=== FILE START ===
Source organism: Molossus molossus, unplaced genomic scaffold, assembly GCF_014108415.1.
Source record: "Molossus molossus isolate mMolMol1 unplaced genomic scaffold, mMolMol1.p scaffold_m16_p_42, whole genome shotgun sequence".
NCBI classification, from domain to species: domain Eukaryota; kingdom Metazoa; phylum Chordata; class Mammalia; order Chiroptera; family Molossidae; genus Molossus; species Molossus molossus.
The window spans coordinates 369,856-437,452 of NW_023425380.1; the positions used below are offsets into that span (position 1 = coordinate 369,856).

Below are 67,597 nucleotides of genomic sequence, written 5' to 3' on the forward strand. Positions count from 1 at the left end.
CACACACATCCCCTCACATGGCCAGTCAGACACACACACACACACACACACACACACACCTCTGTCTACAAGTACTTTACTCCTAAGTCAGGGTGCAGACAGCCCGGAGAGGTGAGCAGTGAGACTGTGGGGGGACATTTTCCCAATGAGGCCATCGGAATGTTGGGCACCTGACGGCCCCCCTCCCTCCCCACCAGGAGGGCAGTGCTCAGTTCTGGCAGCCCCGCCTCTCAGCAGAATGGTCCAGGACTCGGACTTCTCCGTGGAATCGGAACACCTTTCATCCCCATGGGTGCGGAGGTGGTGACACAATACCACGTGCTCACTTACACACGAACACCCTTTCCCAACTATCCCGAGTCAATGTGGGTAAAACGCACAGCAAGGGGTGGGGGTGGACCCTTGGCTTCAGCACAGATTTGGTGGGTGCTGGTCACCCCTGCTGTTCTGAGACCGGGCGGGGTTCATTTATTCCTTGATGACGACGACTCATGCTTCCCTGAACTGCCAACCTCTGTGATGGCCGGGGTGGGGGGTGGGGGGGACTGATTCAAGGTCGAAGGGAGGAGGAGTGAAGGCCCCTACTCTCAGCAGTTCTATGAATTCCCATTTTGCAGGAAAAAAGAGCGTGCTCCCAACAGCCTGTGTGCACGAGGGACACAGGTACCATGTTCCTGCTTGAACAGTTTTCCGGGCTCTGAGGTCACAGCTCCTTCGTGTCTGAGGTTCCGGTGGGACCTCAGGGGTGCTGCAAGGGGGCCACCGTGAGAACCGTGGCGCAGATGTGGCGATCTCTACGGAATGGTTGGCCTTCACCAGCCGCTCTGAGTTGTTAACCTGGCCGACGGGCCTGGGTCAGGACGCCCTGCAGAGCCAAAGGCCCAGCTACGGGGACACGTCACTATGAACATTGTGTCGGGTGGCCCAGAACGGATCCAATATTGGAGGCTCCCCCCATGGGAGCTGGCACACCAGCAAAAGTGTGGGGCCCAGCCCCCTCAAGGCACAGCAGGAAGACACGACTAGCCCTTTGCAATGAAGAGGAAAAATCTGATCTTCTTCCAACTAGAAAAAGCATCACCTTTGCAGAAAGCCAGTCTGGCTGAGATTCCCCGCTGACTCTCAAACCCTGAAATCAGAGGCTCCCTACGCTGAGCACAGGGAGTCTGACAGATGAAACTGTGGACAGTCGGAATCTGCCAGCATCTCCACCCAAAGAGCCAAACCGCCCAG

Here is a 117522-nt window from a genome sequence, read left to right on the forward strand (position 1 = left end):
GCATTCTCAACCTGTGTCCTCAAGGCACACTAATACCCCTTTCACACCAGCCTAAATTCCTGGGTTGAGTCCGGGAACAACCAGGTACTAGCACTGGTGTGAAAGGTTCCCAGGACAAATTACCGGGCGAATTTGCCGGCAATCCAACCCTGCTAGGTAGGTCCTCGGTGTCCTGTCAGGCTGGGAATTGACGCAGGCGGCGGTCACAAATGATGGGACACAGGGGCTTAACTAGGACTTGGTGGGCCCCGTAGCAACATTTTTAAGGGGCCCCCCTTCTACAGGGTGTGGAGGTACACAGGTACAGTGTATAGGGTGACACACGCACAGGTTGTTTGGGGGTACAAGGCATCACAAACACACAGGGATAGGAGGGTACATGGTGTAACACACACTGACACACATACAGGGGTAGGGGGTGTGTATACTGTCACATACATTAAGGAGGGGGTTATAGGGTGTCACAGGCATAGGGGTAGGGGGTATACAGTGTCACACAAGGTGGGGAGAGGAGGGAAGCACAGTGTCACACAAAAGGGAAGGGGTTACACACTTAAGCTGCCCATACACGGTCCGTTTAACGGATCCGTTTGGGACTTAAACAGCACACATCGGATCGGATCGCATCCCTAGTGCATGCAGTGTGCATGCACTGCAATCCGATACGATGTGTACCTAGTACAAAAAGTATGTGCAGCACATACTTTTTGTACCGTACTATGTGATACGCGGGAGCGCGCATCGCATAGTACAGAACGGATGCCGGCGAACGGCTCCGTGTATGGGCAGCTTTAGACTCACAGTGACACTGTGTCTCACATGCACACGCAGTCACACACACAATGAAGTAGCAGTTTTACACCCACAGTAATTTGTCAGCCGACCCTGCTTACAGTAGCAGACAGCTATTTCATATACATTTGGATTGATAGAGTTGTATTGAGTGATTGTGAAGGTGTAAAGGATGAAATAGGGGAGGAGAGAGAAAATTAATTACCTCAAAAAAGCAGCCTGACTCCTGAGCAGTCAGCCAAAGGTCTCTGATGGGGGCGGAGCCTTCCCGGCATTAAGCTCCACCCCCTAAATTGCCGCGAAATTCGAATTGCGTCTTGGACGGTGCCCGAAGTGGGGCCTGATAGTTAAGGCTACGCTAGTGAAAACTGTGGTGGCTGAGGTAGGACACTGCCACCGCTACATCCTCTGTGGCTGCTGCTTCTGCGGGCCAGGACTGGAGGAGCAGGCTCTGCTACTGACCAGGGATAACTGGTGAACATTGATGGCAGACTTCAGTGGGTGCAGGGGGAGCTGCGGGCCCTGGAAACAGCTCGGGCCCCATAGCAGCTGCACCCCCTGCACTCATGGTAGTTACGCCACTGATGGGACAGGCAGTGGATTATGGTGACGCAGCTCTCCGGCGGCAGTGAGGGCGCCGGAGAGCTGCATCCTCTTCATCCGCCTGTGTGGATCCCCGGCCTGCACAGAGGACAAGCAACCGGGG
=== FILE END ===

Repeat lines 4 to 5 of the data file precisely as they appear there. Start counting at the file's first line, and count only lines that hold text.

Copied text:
The window spans coordinates 369,856-437,452 of NW_023425380.1; the positions used below are offsets into that span (position 1 = coordinate 369,856).

Below are 67,597 nucleotides of genomic sequence, written 5' to 3' on the forward strand. Positions count from 1 at the left end.